Obama slams ‘unnecessary damage’ from government shutdown

Credit: AFP/Getty Images

US President Barack Obama speaks about the reopening of the US government following a shutdown, in the State Dining Room of the White House in Washington, DC, on October 17, 2013. Obama warned Thursday that America's political dysfunction had encouraged its enemies and depressed its friends, and said the crisis had left "no winners" in Washington. Obama called on warring politicians to come together to pass a long term budget and to give up the "brinksmanship" that threatens the economy and squandered the trust of the American people. AFP PHOTO / Saul LOEB (Photo credit should read SAUL LOEB/AFP/Getty Images)


by Associated Press


Posted on October 17, 2013 at 9:25 AM

Updated Thursday, Oct 17 at 12:46 PM

Do you think the US will bounce back from the government shutdown?

WASHINGTON — President Barack Obama said the government shutdown ‘‘inflicted unnecessary damage’’ to the US economy and damaged America’s credibility around the world.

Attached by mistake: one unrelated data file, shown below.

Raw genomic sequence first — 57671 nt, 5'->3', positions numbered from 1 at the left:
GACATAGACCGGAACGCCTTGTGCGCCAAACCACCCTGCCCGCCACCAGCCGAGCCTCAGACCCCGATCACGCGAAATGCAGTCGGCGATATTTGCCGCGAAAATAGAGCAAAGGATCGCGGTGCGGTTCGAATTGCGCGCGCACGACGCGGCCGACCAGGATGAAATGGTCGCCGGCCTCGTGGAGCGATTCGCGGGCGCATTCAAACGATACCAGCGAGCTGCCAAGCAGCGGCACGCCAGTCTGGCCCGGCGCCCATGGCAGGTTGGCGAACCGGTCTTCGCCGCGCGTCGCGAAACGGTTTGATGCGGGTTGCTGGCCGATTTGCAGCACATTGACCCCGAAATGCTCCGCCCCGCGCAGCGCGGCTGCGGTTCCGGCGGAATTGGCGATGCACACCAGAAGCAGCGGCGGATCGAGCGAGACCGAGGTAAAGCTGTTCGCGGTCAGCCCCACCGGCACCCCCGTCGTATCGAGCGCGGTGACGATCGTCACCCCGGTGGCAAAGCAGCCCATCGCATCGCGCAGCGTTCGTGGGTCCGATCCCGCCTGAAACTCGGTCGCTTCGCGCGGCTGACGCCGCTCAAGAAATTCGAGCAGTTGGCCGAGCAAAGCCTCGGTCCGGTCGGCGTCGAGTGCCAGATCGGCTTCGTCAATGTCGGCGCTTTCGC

‘‘The American people are completely fed up with Washington,’’ Obama said.

Still, Obama sought to ensure governments and investors around the world that the ‘‘full faith and credit of the United States remains unquestioned.’’

‘‘We’ll bounce back from this,’’ Obama said. ‘‘We always do.’’

Obama spoke from the White House hours after signing legislation to reopen the government following 16 days of a partial shutdown.

More: Government reopens after Congress ends 16-day shutdown

The deal came the night before the nation’s debt limit was facing a breach.

Obama said while ‘‘these twin threats to our economy have now been lifted,’’ the shutdown slowed economic growth, and that the way that business is done in Washington has to change.

Looking ahead, Obama said now that the shutdown is over, leaders in Washington should focus on a budget, immigration reform, and a farm bill.

He said the first focus should be on reaching a budget agreement. Congressional negotiators starting discussing that issue Thursday.

Obama said both parties should pursue a budget that lowers deficits, invests in education and infrastructure, cuts unnecessary spending and closes corporate loopholes.

Raw video: President Obama's speech on the government shutdown

Obama also said Congress should finish an immigration bill by the end of the year. An overhaul passed the Senate but stalled in the House.

Obama’s third priority is to pass an overdue farm bill. The House and Senate are at odds on that issue, too.

How NW lawmakers voted on the shutdown


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